In order to earn points after reading a book, team members need to submit a book report for their Champion to approve. Book reports are comprised of a series of questions that members fill out in order to earn points. Completed reports are sent to the Champion, who will either approve or decline the report.

Note: Team members can only earn points for reading a title after the report is approved.

Book reports serve two main purposes:

  • Allow members to share key takeaways from books they’ve read
  • Show the Champion that members have absorbed the information from the book

Book Report Questions

We provide default questions that come pre-loaded for your book reports. You also have the ability to add, edit, or delete the questions to better fit your book club.

To edit book report questions, hover your mouse over the gear icon in the top right corner and click on Define Report Questions.

Note: Book reports are one size fits all, meaning that members fill out the same report for every book. For this reason, it’s better to stick to universal questions.

Answers

As always, keep it simple! We suggest not requiring a ‘minimum word count’ for answers, as this makes book reports a tedious and time-consuming task for both members and Champions. Instead, give members a free reign so long as they provide thoughtful answers. Some may only write a sentence or two while others will write paragraphs – and that’s okay! The important part is that members are absorbing and sharing the information.

The general rule of thumb for Champions is that it should be clear to them whether the team member read and absorbed the information from the book.

Approving and Flagging Reports

Book report questions should be worded in such a way that there is no right or wrong answer. Therefore, as long as a member has fully completed the book report, it can be approved by the Champion.

Flagging a report will likely be a rare occurrence. The most common reasons for flagging a book report are:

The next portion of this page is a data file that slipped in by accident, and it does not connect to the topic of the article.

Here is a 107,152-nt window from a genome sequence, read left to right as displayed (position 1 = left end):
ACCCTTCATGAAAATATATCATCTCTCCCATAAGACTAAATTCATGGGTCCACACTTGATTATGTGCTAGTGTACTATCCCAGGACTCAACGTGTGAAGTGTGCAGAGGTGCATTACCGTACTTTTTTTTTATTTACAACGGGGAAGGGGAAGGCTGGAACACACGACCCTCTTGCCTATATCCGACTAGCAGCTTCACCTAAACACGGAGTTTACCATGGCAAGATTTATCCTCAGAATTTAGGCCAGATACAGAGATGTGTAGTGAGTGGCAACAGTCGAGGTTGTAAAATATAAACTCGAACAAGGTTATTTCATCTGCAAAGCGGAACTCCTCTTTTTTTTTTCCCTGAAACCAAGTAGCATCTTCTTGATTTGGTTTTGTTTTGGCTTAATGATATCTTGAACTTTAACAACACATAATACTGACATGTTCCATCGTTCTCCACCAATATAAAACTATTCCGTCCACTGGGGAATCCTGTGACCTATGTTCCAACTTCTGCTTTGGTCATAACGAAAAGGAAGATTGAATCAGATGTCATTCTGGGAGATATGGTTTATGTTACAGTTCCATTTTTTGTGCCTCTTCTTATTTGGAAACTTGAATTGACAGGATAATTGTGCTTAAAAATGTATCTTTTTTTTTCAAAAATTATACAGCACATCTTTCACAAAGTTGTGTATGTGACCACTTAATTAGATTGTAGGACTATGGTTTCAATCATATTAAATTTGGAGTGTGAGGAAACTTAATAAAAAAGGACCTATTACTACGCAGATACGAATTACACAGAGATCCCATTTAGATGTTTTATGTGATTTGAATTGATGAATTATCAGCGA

1. A question was left unanswered.
  2. The answers provided were a little too vague.

When the Champion rejects the report, he or she will have the opportunity to briefly explain why it was flagged. The report will then be sent back to the member to make the appropriate changes and resubmit the report.

Why have rewards?

When Arnie, our Founder and President, first started a book club at his advertising agency over 10 years ago, he quickly realized that in order for this idea to work he needed to incentivize his team to participate. It was a win-win – Arnie was thrilled his team was absorbing valuable concepts and everyone benefited from both the knowledge they gained and the extra money they earned from reading.

Incentivize and Reward Growth

When you reward your team for reading, two major things happen:

  1. You’re showing that growth is valuable to your company.
    Companies that invest in employee training and development have a stronger, more engaged workforce. And don’t just take our word for it!
  2. Non-readers will join in.
    Arguably one of the best parts of rewarding your team for reading is that even those who never pick up a book will participate!

Rewarding Your Team

This is the fun part! You get to choose how you will reward your employees for reading. A successful reward system can fit into any budget, big or small.

Rewards are what will motivate even the non-readers in your office to participate in your BetterBookClub program, so it is imperative that the rewards you offer hold real value to your employees. (Receiving a pen or notepad isn’t exactly the best incentive for reading a 300+ page book.)

When to Give Rewards